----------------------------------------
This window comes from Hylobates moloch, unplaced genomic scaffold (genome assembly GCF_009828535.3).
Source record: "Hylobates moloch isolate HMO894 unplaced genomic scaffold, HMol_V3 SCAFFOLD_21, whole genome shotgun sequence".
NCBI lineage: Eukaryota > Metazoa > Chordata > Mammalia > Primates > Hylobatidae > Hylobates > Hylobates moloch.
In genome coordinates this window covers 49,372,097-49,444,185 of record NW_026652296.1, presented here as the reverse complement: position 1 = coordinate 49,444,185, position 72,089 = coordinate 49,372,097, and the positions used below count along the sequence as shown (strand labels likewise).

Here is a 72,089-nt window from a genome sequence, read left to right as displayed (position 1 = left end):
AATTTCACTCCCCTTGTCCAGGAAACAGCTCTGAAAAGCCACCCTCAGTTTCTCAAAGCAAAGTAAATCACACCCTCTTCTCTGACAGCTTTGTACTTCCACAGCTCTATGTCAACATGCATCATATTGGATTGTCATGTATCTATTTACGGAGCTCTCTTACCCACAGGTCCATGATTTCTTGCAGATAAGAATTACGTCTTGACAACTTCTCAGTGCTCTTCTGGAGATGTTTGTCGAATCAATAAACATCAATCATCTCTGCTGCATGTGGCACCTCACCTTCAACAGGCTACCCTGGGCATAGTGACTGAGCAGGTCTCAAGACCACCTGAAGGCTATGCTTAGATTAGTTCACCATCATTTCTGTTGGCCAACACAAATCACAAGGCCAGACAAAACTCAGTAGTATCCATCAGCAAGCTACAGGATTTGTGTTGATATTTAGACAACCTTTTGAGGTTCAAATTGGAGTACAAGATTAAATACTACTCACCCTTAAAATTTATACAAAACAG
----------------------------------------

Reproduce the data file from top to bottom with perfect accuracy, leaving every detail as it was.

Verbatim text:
This window comes from Hylobates moloch, unplaced genomic scaffold (genome assembly GCF_009828535.3).
Source record: "Hylobates moloch isolate HMO894 unplaced genomic scaffold, HMol_V3 SCAFFOLD_21, whole genome shotgun sequence".
NCBI lineage: Eukaryota > Metazoa > Chordata > Mammalia > Primates > Hylobatidae > Hylobates > Hylobates moloch.
In genome coordinates this window covers 49,372,097-49,444,185 of record NW_026652296.1, presented here as the reverse complement: position 1 = coordinate 49,444,185, position 72,089 = coordinate 49,372,097, and the positions used below count along the sequence as shown (strand labels likewise).

Here is a 72,089-nt window from a genome sequence, read left to right as displayed (position 1 = left end):
AATTTCACTCCCCTTGTCCAGGAAACAGCTCTGAAAAGCCACCCTCAGTTTCTCAAAGCAAAGTAAATCACACCCTCTTCTCTGACAGCTTTGTACTTCCACAGCTCTATGTCAACATGCATCATATTGGATTGTCATGTATCTATTTACGGAGCTCTCTTACCCACAGGTCCATGATTTCTTGCAGATAAGAATTACGTCTTGACAACTTCTCAGTGCTCTTCTGGAGATGTTTGTCGAATCAATAAACATCAATCATCTCTGCTGCATGTGGCACCTCACCTTCAACAGGCTACCCTGGGCATAGTGACTGAGCAGGTCTCAAGACCACCTGAAGGCTATGCTTAGATTAGTTCACCATCATTTCTGTTGGCCAACACAAATCACAAGGCCAGACAAAACTCAGTAGTATCCATCAGCAAGCTACAGGATTTGTGTTGATATTTAGACAACCTTTTGAGGTTCAAATTGGAGTACAAGATTAAATACTACTCACCCTTAAAATTTATACAAAACAG